David Hathorn: Presided over Mondi’s northward climb. Picture: FREDDY MAVUNDA
David Hathorn: Presided over Mondi’s northward climb. Picture: FREDDY MAVUNDA

Sappi has steadily clawed its way back to growth since early 2014 after being found wanting in the aftermath of the global financial crisis. Coupled with multiple crises across the global advertising and publishing industries caused by the Internet, the company found itself holding expensive, first-class assets in declining world markets for fine coated paper.

The path downhill was a steep one, with the stock plunging from around R120/share in mid-2008 to somewhere close to R15 in early 2009. Since then the share battled to reach R40 until a growth spurt brought on by a strategic change in direction began in early 2014. The stock was pushed to above R100 in early 2017 and has now settled at around R90.

SA’s rival global packaging, paper and pulp producer, Mondi, rode a charmed upward trajectory despite the collapse in world financial markets. From early 2009 its share price rose steadily and almost without respite, from about R25/share to around R350 now.

Mondi’s average return on capital employed has been nothing short of stellar. This started years before it was spun off from Anglo American and listed in mid-2007, though it has come off a little of late.

Presiding over this northward climb has been former CEO David Hathorn. Mondi had started investing heavily in world-class plant and facilities as a part of Anglo American, mainly in Central Europe, giving it a marked advantage in terms of production costs and pricing in global markets.

Mondi had also set its sights firmly on packaging products, eschewing traditional office paper markets as the Internet took its toll on printing. The company remains a provider of A4 and many other uncoated fine paper types, but has acquired a vast range of speciality and other packaging assets in 100 production sites across more than 30 countries. Key group operations are in Central Europe, Russia, North America and SA.

When world stock markets were bucking and ripping, Sappi started converting some of its paper mills to produce dissolved wood pulp, also known as chemical cellulose. It is now the world’s largest manufacturer and seller of this high-margin product, widely used in making textiles and clothing. Chemical cellulose has delivered 50% of Sappi’s profits in recent years.

In the interim the company has, like Mondi, also turned to speciality packaging, seeing this as a much bigger part of future output. It is converting some of its graphic paper mills in Maastricht in the Netherlands and in Maine in the US to produce such products. Capex of US$78m in the third quarter to June 2017 is related mainly to these paper machine conversion projects and also to de-bottlenecking chemical cellulose production at its Ngodwana and Saiccor mills in SA.

"Part of our longer-term strategy is to reduce exposure to high-end graphic paper," CEO Steve Binnie says. That means the existing profitability ratio of 35% output of coated paper and 15% speciality packaging production will be closer to a ratio of 25% each by 2020.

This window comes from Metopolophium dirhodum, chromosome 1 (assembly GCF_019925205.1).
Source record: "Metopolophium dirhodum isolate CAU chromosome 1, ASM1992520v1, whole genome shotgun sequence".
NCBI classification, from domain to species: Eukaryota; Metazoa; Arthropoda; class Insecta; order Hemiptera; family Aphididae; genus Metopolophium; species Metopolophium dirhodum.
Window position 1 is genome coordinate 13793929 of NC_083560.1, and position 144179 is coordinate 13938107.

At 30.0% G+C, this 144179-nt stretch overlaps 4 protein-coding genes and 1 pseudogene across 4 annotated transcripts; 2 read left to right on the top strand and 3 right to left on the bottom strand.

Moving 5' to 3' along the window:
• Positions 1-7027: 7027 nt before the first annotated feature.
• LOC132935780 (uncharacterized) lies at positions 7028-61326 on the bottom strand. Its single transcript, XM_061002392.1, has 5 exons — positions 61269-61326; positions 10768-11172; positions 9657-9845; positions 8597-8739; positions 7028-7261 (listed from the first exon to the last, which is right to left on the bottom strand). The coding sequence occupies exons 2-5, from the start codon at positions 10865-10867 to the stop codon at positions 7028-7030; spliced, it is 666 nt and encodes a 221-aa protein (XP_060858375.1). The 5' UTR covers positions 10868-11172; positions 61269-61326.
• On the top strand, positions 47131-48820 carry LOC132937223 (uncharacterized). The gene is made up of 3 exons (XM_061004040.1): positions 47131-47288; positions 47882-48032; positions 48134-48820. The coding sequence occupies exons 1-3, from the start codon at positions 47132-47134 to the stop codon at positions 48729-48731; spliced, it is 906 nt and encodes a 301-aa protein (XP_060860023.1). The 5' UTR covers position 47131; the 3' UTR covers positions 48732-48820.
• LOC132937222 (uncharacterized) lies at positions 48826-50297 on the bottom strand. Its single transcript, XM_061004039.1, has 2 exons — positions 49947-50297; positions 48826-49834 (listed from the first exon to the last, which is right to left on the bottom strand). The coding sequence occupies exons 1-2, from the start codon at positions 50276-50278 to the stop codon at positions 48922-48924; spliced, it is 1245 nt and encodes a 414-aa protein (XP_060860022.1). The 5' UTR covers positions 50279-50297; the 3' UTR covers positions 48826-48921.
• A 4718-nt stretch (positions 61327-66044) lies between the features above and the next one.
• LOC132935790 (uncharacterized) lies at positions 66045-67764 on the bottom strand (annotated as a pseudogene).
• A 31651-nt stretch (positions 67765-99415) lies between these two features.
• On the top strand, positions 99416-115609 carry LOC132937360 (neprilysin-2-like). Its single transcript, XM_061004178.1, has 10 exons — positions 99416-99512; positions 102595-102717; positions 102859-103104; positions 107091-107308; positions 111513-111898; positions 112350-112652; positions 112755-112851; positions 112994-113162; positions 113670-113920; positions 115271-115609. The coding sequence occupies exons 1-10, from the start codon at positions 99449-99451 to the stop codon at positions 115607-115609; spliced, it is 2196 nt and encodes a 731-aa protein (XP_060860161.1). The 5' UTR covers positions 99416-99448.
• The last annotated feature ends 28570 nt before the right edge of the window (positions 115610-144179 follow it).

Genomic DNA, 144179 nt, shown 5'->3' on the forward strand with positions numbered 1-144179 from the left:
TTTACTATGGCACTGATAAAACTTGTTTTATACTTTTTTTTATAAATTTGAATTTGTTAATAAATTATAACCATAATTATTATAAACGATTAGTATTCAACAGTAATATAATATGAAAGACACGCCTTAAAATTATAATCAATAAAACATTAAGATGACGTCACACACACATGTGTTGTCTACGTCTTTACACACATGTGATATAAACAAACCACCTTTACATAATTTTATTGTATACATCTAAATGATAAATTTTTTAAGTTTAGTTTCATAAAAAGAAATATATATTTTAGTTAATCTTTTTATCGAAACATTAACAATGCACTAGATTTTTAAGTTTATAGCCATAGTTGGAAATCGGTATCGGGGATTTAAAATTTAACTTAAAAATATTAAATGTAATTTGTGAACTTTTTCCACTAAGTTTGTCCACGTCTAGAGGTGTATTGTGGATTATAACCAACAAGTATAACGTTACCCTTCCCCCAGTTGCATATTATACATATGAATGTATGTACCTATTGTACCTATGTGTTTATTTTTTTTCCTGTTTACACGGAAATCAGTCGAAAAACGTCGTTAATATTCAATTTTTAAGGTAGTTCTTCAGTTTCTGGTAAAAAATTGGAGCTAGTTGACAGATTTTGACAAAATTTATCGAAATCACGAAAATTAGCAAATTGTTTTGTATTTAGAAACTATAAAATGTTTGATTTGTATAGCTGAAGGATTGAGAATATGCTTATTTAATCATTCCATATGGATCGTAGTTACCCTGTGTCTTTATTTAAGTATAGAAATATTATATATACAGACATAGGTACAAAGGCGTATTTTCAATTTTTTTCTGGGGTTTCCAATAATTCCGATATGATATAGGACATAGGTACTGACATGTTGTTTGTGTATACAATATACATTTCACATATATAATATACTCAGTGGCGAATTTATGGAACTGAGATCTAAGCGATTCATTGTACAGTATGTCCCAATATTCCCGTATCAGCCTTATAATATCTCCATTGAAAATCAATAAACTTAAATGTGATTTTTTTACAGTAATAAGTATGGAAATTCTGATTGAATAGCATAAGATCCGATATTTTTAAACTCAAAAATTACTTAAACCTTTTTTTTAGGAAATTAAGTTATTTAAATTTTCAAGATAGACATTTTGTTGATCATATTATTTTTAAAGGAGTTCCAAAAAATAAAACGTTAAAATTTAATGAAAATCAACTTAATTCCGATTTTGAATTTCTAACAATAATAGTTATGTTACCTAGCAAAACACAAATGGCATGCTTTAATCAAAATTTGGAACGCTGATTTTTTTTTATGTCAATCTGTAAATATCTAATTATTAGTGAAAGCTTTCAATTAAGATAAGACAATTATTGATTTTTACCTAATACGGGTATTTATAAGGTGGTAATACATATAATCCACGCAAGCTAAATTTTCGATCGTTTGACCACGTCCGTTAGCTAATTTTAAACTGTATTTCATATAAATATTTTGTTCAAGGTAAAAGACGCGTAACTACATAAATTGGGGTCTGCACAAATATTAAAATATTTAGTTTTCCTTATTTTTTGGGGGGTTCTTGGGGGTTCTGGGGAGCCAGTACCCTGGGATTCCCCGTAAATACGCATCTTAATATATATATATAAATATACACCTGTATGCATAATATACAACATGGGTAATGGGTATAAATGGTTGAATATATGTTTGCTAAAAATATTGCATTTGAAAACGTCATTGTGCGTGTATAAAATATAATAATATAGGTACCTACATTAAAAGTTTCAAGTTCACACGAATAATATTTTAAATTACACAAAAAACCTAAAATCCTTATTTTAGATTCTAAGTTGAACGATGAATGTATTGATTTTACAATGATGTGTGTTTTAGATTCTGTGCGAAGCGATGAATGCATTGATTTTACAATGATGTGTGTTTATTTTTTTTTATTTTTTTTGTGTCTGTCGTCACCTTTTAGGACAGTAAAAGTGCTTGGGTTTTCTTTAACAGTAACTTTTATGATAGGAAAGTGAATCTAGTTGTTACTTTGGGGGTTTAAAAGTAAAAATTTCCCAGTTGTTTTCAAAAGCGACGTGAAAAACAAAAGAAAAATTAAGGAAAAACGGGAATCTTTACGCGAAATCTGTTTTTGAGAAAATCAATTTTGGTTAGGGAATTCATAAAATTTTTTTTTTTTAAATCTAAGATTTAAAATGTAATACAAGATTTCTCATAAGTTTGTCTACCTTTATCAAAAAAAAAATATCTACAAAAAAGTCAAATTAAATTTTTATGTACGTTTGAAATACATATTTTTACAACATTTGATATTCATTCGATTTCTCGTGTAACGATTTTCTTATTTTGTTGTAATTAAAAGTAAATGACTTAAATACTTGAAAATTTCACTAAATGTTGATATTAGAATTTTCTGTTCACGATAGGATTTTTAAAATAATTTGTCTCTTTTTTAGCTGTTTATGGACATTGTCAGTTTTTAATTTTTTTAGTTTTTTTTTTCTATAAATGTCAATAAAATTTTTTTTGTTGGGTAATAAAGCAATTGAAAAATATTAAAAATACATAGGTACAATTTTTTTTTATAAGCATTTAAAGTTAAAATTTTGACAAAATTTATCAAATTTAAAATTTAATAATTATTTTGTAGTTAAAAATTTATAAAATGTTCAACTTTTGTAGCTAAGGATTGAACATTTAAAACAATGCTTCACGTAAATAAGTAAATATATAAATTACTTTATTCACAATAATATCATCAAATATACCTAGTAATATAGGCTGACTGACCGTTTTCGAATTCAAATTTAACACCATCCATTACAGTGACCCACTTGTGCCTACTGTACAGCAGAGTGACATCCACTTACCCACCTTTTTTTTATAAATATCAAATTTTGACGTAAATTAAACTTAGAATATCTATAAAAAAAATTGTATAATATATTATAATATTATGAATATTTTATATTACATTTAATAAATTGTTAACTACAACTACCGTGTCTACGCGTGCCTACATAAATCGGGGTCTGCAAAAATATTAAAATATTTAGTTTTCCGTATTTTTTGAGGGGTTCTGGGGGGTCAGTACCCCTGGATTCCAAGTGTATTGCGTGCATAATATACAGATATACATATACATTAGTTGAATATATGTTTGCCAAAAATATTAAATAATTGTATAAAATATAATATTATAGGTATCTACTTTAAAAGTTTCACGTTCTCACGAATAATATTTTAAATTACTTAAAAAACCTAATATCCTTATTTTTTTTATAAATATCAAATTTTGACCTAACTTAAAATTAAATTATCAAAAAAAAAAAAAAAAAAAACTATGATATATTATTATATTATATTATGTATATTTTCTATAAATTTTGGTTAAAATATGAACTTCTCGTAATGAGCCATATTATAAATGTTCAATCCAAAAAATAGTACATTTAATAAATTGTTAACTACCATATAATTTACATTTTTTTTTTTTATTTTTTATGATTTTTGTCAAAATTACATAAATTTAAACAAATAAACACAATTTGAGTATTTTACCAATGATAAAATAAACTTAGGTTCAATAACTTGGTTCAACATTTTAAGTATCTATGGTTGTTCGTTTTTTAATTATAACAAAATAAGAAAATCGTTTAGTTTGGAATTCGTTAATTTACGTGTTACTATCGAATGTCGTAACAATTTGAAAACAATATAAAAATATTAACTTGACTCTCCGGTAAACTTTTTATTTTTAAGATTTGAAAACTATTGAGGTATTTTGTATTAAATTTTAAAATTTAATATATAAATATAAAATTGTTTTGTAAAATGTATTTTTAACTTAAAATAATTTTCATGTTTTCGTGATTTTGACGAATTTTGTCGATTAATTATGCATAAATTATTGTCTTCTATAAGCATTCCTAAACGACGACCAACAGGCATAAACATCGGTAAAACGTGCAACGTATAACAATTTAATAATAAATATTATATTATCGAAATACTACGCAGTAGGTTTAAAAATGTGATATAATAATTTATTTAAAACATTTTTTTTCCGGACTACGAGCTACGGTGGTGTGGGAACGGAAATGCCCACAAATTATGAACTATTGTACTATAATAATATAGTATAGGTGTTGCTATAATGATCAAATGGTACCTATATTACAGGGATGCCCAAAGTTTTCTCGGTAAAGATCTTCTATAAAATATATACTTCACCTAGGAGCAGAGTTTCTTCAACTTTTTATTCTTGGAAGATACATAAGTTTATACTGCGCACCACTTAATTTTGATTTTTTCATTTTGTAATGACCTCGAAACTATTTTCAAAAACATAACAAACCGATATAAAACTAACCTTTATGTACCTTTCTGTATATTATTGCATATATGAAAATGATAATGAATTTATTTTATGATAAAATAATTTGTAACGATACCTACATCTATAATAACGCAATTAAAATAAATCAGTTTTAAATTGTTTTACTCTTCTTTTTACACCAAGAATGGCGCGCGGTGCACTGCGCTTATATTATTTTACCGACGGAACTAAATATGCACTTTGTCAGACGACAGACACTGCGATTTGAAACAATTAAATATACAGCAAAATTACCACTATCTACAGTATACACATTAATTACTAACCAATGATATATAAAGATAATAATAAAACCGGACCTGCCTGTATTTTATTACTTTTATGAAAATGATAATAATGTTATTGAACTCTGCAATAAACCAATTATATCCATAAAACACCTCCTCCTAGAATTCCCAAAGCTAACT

Binnie says the benefits of such conversions will become apparent in 2018. Speciality packaging margins are twice those of graphic paper, he says — at around 14%. Growth in world speciality packaging markets is between 2% and 3%/year, while markets for graphic paper are declining at this rate.

Meanwhile, markets for chemical cellulose are predicted to grow at about 5%/year. Sappi supplies about 20% of the global market — much of this to China, India and Indonesia. The product is also widely used in cigarette filters, cellophane, pharmaceuticals and foodstuffs.

Mondi’s Hathorn relinquished the reins of the group in May 2017, passing the mantle to Peter Oswald, who is based in Vienna. Oswald, former CEO of the group’s Europe and international division, has been on the boards of dual-listed Mondi Ltd and Mondi Plc since December 2007. He says he is frequently in Johannesburg and will continue to maintain high levels of capital expenditure in plant and machinery and to invest in acquisitions. This has enabled the group to become energy self-sufficient while it expands a portfolio of world-class assets that are based mostly in fast-growing developing markets that also sell into global value chains.

Oswald says investors in Mondi appreciate its competitive business model and the focus on value. He says the group generates a lot of cash, with about 75% of overall revenue coming from packaging operations, which deliver around 70% of profits.

Sappi, meanwhile, has reduced net debt to below twice earnings before interest, tax, depreciation and amortisation, having nearly halved debt over four years to $1.3bn.

"I think the firm is very comfortable with regard to its balance sheet position at the moment," says Wade Napier, diversified resources analyst at Avior Capital Markets.


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